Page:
Todd Hoke's Reviews > The Ways of White Folks

The Ways of White Folks by Langston Hughes
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Nov 01, 08

Recommended for: folks who yammer on about the good old days
Read in November, 2008

A return to Langston Hughes, but a darker tone this time around than the "Simple" stories I read earlier. Here Hughes writes of the toxic racism in America, and does so with uncluttered lyricism. Words that cut and soothe at once.

What were "the roaring 20s" to a Black man in America? Limited access. Averted eyes. Lynchings. Whites only. And on and on. This is the canvas Hughes paints upon.

And this excerpt doesn't have a thing to do with the stuff above, but I marked it in my book because the phrasing made me stop and reread it:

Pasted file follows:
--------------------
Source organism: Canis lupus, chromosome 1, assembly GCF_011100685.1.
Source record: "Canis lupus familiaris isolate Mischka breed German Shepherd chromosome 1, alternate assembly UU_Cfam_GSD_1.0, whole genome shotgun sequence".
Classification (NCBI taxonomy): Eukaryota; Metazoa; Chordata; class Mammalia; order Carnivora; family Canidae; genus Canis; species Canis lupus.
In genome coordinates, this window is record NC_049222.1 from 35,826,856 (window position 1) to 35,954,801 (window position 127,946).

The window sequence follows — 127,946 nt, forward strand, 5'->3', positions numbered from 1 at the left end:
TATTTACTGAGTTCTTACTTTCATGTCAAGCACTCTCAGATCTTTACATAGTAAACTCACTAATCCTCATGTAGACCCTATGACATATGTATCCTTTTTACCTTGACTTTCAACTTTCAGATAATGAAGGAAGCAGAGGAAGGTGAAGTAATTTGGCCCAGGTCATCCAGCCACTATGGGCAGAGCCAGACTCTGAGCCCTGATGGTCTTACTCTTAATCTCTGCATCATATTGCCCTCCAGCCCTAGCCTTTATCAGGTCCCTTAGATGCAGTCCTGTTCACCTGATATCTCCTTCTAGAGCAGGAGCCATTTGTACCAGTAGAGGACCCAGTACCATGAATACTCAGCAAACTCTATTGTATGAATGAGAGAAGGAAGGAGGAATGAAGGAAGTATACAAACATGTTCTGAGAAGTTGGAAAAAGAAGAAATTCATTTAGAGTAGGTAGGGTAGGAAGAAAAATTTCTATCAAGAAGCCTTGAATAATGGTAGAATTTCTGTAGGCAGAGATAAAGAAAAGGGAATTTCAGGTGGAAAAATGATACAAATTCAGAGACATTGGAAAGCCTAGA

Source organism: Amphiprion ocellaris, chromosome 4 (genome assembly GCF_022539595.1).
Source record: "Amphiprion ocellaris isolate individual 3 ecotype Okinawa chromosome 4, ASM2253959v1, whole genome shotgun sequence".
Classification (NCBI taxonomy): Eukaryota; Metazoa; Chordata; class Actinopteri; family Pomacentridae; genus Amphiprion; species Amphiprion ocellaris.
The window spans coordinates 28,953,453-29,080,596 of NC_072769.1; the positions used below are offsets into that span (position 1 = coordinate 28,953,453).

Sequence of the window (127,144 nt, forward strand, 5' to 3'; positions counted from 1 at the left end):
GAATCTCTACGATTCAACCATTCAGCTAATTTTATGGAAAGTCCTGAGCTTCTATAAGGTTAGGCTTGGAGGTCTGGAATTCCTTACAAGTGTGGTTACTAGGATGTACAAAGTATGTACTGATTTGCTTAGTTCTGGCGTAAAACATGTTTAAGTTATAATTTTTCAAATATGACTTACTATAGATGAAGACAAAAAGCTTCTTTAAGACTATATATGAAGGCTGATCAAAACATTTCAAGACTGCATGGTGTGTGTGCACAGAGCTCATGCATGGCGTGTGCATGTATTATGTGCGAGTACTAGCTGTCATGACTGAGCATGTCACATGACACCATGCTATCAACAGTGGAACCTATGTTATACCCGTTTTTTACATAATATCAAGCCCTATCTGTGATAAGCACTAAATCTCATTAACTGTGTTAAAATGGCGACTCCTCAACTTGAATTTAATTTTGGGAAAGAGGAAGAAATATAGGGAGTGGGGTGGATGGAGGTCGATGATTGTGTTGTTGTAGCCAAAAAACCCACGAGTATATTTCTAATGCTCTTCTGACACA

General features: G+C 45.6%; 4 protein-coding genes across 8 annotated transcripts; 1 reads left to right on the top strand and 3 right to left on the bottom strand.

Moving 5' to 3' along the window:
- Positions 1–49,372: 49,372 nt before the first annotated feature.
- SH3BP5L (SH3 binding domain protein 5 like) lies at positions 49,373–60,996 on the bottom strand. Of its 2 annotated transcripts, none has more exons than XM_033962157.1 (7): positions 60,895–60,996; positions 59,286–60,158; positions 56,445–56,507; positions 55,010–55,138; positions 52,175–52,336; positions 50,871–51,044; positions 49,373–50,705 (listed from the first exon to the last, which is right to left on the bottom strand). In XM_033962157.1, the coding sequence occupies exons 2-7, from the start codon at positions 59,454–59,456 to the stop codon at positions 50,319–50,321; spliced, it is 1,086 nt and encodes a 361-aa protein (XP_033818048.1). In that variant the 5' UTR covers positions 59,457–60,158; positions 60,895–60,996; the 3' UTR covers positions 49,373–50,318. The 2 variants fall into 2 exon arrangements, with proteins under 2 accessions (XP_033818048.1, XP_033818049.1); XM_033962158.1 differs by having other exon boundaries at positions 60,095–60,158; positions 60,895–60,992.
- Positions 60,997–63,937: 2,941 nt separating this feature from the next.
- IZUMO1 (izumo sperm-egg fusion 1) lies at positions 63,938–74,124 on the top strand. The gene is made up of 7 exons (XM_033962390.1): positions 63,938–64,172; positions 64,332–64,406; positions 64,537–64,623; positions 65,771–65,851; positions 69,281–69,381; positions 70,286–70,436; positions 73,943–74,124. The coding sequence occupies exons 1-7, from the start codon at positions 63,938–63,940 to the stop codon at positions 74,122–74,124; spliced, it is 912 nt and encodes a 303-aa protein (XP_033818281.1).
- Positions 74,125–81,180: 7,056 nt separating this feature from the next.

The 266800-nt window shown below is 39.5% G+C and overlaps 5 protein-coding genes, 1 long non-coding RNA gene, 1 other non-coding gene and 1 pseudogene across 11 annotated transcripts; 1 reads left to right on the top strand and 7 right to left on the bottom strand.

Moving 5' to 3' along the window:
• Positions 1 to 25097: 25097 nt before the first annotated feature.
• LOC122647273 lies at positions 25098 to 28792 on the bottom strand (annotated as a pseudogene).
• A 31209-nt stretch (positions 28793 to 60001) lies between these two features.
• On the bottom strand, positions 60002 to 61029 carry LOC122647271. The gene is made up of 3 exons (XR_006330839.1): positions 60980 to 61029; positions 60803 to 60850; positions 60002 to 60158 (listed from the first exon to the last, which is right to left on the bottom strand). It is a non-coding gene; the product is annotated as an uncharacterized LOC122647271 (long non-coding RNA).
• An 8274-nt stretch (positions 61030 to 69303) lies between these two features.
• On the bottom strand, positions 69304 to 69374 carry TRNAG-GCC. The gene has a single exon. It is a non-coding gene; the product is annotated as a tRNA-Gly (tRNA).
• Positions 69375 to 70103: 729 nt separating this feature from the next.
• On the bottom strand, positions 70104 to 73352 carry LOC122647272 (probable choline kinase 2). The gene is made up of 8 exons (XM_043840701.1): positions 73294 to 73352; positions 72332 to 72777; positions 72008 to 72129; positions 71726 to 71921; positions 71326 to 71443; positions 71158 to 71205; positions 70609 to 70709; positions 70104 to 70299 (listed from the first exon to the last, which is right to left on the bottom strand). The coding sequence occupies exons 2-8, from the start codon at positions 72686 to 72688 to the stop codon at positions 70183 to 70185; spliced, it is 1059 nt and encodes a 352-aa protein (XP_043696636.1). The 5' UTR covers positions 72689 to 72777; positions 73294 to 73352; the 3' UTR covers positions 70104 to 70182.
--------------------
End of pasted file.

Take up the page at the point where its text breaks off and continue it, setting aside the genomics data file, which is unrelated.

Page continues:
"Sing a song of Dixie, cotton bursting in the sun, shade of chinaberry trees, persimmons after frost has fallen. Hounds treeing possums October nights. O, sweet potatoes, hot, with butter in their yellow hearts." (from "Home")

And because I haven't said it anywhere else, I'll clarify that this is a collection of short stories, if you care. I'll be reading more of Mr. Hughes, and would advise you to do the same.

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